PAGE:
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Table of Contents
ORIGINAL ARTICLE
Year : 2021  |  Volume : 10  |  Issue : 6  |  Page : 262-268

Quality of life of infertile couples in the Gaza Strip, Palestine


1 Department of Reproductive Health, School of Nursing and Midwifery, Tehran University of Medical Sciences, Tehran, Iran; Department of Midwifery, Faculty of Nursing, Islamic University - Gaza, Gaza Strip, Palestine
2 Department of Reproductive Health, School of Nursing and Midwifery, Tehran University of Medical Sciences, Tehran, Iran
3 Faculty of Medical Sciences, Israa University - Gaza; Unit of Planning and Institutional Performance Development, Ministry of Health, Gaza Strip, Palestine
4 Shifa Medical Complex, Ministry of Health, Gaza Strip, Palestine
5 Faculty of Medical Sciences, Israa University - Gaza, Gaza Strip, Palestine

Date of Submission09-Jul-2021
Date of Decision20-Sep-2021
Date of Acceptance12-Oct-2021
Date of Web Publication30-Nov-2021

Correspondence Address:
Aymen Elsous
Faculty of Medical Sciences, Israa University - Gaza; Unit of Planning and Institutional Performance Development, Ministry of Health, Gaza Strip
Palestine
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Source of Support: None, Conflict of Interest: None


DOI: 10.4103/2305-0500.331263

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  Abstract 

Objective: To investigate the quality of life of infertile couples who seek in vitro fertilizations (IVFs) by gender in the Gaza Strip, Palestine.
Methods: A cross-sectional study was conducted, from February 2019 to November 2019, among 383 infertile couples selected through convenient sampling. A valid and reliable Arabic version of the fertility quality of life questionnaire (FertiQoL) was used in data collection. One way analysis of variance and independent t-test were applied to compare between males and females.
Results: The mean age of males and females was (34.54±8.54) years and (29.28±6.71) years, respectively. More than half of them had university degree (64% and 60%, respectively). The mean duration of infertility was (5.66±3.54) years. The mean males’ scores of FertiQoL and its subscales (emotion, mind/body, social, core, tolerability, and treatment) were significantly higher than females’ scores (P<0.05).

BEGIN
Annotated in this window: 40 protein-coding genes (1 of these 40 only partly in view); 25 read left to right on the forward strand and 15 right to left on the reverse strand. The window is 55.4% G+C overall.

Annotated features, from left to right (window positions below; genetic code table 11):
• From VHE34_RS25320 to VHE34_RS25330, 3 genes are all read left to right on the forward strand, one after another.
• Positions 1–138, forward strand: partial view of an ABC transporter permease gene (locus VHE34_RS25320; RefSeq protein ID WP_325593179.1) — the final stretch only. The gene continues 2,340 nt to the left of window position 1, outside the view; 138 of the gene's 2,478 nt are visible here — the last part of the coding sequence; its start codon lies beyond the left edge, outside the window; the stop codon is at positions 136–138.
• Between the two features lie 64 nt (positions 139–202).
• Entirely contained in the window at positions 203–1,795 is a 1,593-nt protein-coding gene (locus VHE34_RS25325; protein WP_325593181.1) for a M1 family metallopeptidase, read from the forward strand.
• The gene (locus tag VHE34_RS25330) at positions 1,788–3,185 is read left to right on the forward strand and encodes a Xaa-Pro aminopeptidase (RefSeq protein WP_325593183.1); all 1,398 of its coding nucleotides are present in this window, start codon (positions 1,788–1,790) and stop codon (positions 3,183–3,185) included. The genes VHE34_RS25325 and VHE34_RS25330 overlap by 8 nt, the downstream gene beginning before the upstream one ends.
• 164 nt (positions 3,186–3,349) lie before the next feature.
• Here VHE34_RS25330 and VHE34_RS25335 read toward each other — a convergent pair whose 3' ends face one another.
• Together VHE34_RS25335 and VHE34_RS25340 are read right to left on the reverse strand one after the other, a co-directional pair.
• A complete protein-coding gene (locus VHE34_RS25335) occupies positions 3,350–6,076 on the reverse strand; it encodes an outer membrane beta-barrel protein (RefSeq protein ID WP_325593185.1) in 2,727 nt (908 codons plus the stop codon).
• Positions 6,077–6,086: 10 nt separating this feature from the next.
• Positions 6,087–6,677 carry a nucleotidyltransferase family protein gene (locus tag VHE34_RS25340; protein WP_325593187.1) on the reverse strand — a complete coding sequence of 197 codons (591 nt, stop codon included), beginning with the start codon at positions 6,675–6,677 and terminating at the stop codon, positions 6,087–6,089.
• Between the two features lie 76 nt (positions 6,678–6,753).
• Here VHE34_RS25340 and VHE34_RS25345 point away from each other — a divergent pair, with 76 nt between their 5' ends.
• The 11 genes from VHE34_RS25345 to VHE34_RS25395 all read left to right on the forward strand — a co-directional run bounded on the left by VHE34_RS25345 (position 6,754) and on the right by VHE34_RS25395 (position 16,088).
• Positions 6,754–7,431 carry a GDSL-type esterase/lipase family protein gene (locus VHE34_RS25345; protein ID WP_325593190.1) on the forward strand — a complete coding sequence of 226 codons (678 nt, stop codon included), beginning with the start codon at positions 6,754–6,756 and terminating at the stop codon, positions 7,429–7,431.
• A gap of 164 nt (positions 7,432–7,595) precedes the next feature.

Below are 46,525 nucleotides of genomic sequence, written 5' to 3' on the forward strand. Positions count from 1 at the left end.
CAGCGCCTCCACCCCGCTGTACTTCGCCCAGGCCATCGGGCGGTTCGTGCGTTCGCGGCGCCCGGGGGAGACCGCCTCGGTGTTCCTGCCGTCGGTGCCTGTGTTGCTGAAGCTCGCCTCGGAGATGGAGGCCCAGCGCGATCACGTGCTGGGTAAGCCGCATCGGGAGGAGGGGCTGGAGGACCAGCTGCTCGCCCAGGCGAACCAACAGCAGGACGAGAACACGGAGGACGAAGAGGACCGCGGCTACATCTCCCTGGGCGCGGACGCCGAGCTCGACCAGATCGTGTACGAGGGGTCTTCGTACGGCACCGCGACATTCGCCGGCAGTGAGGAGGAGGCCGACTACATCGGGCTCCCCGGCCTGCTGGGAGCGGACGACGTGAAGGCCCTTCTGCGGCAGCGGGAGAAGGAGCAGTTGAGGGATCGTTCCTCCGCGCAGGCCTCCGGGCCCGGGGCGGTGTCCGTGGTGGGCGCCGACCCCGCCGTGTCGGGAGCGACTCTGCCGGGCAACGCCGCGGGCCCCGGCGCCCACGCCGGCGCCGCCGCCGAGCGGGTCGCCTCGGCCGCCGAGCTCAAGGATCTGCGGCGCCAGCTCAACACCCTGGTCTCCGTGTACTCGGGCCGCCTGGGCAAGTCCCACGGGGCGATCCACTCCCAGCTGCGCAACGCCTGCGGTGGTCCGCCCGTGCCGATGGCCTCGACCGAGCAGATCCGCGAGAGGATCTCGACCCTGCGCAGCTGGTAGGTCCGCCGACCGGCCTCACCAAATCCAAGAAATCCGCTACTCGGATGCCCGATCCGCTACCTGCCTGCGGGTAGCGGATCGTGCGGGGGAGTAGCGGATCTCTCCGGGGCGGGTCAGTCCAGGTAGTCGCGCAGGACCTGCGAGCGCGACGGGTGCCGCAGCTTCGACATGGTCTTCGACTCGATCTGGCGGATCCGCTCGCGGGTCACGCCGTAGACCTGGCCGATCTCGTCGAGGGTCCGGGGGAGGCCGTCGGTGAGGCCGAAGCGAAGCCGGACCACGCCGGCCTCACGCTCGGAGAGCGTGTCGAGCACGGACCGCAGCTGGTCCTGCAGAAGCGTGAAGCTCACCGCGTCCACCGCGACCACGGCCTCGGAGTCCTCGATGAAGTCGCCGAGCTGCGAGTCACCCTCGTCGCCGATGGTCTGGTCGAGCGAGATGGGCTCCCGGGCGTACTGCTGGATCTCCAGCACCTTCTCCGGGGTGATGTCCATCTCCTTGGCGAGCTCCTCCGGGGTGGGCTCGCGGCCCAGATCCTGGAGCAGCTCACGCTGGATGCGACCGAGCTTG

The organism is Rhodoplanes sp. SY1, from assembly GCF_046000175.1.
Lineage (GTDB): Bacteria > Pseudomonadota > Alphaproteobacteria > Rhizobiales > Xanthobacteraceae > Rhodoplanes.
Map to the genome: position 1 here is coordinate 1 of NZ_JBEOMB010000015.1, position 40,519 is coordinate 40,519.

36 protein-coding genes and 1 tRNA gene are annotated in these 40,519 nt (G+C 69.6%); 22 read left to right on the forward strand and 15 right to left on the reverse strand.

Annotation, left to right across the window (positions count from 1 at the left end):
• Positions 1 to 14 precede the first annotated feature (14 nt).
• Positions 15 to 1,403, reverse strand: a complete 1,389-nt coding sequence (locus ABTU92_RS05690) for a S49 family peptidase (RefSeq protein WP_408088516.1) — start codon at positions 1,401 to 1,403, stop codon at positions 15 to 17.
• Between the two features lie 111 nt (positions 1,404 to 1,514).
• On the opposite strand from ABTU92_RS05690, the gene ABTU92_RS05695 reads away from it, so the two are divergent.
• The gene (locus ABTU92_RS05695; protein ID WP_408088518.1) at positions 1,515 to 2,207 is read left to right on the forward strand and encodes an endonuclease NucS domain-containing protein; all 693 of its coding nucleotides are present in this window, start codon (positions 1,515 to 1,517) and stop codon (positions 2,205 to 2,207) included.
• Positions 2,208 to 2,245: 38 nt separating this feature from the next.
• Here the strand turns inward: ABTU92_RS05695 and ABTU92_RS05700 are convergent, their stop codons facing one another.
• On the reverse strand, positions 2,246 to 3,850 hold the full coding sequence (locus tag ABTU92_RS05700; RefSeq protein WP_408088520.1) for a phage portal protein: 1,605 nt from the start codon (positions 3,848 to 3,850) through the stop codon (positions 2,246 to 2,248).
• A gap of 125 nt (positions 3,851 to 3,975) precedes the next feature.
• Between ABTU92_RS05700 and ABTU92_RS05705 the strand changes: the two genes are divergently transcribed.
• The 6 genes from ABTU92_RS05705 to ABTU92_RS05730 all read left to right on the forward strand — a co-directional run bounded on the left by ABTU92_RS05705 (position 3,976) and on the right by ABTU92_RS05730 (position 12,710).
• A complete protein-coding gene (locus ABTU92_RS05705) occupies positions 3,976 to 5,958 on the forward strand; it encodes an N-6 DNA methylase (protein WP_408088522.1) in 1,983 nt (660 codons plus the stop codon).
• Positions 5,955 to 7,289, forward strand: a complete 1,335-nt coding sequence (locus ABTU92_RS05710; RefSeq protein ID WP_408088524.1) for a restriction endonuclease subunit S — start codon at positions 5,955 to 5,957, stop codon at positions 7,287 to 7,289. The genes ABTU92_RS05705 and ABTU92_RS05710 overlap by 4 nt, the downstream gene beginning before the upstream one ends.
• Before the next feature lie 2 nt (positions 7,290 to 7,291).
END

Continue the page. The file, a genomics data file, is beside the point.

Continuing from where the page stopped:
Conclusions: Males have higher scores of FertiQoL and its subscales than females. The mean score of FertiQoL increases with better education, but decreases with increase of age, duration of marriage, duration of infertility and number of IVF attempts. Routine psychological assessment and counseling are necessary for infertile women taking into considerations factors affecting their quality of life.

Keywords: Quality of life; Infertility; Couples; Gender; Palestine; FertiQoL; IVF


How to cite this article:
Baloushah S, Barjasteh S, Elsous A, Aldirawi A, Abu Eid S, Masad A. Quality of life of infertile couples in the Gaza Strip, Palestine. Asian Pac J Reprod 2021;10:262-8

How to cite this URL:
Baloushah S, Barjasteh S, Elsous A, Aldirawi A, Abu Eid S, Masad A. Quality of life of infertile couples in the Gaza Strip, Palestine. Asian Pac J Reprod [serial online] 2021 [cited 2022 Aug 12];10:262-8. Available from: https://www.apjr.net/text.asp?2021/10/6/262/331263


  1. Introduction Top


Quality of life is one of the most important components of health. The concept of quality of life is defined in different ways, however, it can be interpreted in three ways: firstly the welfare aspects of a person’s life, secondly the economic, social and physical abilities and thirdly symptoms of a disease. Measurement of quality of life makes it possible to understand the needs of clients and thus contributes to improvement of quality of services[1],[2]. Different factors affect the quality of life of individuals. Infertility is one of the most difficult and effective conditions for quality of life as well as a common problem in today’s world[3].

According to the World health Organization (WHO), infertility is as an important problem in reproductive health, which is not a disease but it can cause significant emotional disturbances and cause social and psychological consequences[4]. In a study, 12% of infertile women had low quality of life, while more than half had a decent quality of life. Family and community pressure on infertile women had a significant negative impact on their quality of life[5]. Infertile women are more vulnerable to undesirable quality of life than men, and thus supporting measures for both sexes, especially women, are essential[6]. The incidence increased by 50% over the past decades, whereas the prevalence of infertility is about 10%- 15%, giving that it varies among ethnic groups and races[7],[8],[9].



In dealing with spiritual issues, couples’ participation can be a good solution because there is a positive result in each issue of common life between couples[10]. According to the results of the research conducted in comparison with the stressful events of life, infertility is in the fourth place after the death of the mother, the death of the father and betrayal of the spouse[11]. One cause of women infertility can be physical disease such as the polycystic ovary syndrome, which accounts for 5% to 10%[12].